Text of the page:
Surgery is a branch of medicine and it has different specialties. More exactly, there are 14 recognized by the College of Surgeons:
- general surgery – deals with a large spectrum of surgical conditions that may affect almost any part of the body.
- cardiothoracic surgery – deals with patients with pathological conditions within their chest
- rectal surgery – treats diseases of the colon, intestinal tract, rectum and perianal area
- obstetrics and gynecology – includes surgical care for pregnant patients as well as medical and surgical care to treat problems of the female reproductive system
- gynecologic oncology – provides care to patients with gynecologic cancer (cancers)
- ophthalmic surgery – treats all eye and visual problems
- neurological surgery – deals with the disorders of the nervous systems
- oral and maxillofacial surgery – deal with patients with defects, diseases or injuries in the oral and maxillofacial region, including head, face, neck and jaws
- otorhinolaryngology – cares and treats patients with disorders or diseases affecting their ears, respiratory system and upper alimentary system
- orthopaedic surgery – treats problems of the musculoskeletal system
- pediatric surgery – treats children
- urology – deals with both benign and malignant disorders of the adrenal gland and genitourinary system.
- vascular surgery – treats patients with various diseases that affect their arteries and veins
- plastic and maxillofacial surgery – repairs, replaces and reconstructs different defects of the body, focusing on reaching better functional and aesthetic results
The instruments used in surgical practice are very diverse. These have been designed and perfected over time to facilitate the surgical act.
Very generally speaking, there are two major classes of instruments:
- for open surgery (classic)
- for minimally invasive surgery (laparoscopic, endoscopic, robotic)
The shape and dimensions of the instruments vary depending on the specific of each surgical specialty, but there are some basic surgical instruments that are used in almost any type of surgical intervention:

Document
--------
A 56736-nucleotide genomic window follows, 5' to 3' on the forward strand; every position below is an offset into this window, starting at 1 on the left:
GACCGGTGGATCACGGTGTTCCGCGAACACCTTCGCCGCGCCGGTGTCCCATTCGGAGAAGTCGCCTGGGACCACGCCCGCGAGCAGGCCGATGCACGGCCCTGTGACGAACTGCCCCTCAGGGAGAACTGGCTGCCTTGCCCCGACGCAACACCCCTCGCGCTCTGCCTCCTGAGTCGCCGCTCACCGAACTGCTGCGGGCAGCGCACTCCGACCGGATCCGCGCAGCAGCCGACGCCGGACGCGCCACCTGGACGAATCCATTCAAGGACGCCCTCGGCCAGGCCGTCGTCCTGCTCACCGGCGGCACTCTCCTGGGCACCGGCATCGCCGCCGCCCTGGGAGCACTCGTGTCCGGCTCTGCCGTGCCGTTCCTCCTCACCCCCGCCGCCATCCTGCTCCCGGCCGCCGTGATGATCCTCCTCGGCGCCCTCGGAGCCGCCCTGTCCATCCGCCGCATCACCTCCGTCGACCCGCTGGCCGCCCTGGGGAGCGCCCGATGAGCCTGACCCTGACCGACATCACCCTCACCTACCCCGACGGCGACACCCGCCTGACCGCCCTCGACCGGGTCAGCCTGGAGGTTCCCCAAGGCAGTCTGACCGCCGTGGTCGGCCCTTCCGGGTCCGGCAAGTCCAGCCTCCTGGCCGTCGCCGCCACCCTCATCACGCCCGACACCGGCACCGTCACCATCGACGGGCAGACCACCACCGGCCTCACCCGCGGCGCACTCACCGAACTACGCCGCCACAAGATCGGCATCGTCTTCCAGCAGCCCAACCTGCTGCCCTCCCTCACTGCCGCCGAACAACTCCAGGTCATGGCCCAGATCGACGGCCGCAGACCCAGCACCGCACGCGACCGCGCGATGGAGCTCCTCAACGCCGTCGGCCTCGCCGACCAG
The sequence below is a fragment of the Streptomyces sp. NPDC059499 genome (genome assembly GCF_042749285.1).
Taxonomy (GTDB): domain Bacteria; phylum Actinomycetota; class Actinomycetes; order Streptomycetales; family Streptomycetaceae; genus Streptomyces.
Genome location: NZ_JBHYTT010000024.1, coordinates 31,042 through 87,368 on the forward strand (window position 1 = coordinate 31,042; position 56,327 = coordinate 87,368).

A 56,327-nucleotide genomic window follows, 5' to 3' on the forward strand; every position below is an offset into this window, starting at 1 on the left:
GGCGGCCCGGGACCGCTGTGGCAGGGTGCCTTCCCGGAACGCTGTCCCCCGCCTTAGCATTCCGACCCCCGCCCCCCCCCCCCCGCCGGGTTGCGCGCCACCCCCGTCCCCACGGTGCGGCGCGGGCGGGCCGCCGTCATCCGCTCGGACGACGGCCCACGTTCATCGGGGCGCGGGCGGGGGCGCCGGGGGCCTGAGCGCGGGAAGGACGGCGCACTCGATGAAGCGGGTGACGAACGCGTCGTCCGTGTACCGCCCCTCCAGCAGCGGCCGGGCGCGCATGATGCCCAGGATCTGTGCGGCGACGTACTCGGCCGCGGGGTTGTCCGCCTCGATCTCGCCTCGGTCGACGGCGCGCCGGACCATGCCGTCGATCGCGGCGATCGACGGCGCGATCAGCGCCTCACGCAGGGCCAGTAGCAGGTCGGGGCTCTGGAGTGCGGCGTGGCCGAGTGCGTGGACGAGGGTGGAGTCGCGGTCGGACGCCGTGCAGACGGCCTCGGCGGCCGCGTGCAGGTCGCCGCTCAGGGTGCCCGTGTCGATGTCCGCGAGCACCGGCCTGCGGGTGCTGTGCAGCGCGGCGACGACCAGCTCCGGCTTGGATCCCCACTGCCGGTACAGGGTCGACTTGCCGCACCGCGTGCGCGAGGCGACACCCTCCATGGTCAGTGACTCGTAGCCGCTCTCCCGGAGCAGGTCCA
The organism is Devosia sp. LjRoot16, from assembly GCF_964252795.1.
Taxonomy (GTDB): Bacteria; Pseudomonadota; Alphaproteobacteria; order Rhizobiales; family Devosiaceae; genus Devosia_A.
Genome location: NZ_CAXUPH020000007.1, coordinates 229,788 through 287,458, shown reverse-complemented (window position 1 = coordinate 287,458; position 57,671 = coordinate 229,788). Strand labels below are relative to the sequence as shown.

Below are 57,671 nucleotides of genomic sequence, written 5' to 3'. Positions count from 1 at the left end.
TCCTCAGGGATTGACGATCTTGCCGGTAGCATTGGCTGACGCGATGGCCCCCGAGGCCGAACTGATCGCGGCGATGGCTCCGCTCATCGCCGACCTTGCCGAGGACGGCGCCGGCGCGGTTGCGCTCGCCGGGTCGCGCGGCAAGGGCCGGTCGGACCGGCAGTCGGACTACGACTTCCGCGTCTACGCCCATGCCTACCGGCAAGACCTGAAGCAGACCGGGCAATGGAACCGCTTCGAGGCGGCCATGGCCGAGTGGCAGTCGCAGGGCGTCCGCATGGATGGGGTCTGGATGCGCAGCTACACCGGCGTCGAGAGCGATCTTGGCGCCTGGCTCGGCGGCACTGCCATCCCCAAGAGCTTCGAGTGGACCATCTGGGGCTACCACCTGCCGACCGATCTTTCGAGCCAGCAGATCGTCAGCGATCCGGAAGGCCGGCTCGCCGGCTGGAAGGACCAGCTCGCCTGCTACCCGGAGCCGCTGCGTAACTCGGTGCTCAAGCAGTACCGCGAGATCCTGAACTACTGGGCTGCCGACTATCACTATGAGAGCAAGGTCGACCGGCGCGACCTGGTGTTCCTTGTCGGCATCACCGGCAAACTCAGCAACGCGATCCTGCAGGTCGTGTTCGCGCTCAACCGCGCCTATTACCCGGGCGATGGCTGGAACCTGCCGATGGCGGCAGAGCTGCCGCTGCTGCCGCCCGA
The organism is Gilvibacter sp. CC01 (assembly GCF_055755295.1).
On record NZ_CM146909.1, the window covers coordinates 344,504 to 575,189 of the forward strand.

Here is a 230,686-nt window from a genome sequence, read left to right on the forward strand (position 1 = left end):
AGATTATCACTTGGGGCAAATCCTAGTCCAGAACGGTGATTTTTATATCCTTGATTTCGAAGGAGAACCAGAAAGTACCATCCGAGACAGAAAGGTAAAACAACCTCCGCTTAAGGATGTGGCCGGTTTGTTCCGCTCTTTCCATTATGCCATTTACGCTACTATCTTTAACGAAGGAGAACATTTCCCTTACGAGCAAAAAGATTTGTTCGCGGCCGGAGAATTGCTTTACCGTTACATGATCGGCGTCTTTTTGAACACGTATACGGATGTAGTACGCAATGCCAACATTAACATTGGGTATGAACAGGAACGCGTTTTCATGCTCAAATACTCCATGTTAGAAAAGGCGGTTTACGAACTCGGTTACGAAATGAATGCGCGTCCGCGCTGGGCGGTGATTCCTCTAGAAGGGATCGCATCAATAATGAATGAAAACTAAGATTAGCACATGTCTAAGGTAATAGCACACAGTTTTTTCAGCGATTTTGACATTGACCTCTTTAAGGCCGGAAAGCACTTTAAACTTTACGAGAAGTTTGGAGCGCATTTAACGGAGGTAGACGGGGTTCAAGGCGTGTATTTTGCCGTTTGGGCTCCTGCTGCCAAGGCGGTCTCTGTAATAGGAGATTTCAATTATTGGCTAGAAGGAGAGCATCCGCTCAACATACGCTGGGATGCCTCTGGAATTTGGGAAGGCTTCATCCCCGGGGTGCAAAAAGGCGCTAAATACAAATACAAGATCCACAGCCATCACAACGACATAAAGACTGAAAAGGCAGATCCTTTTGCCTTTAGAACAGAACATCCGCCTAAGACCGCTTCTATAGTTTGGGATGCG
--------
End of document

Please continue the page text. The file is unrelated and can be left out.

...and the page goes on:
Tissue cutting tools
Scalpel (classic – made of stainless steel, consisting of a handle and a fixed blade, or a reusable handle and a disposable blade – or electric)
Scissors (straight, curved, with pointed / sharp tip, of different lengths, adapted to the depth of the surgical intervention)
Instruments for tissue reaching and grasping – anatomic pliers (used for fine tissue such as intestine, vessels, ureter), surgical pliers etc.
Hemostatic instruments – allow tissue clamping and compression. Typically they are autostatic, with 3 clamping stages. The most used are Pean and Kocher hemostatic forceps.
Exploration and dissociation instruments – used for exploring fistulae paths and deep wounds (Grooved probe)
Tissue removal instruments – used for securing the operation area, as well as for protecting certain anatomical structures and prevent them from being injured. They have different shapes, sizes and curves depending on where they are being used. Tissue removal instruments can be mobile (manual) or autostatic. Farabeuf retractors are the most common. They consist of a steel blade bent at both ends. In a surgical kit there are always two Farabeuf retractors.
Instruments for suturing (needle holders, needles, tissue handling pliers, stapler, mechanical staples etc.)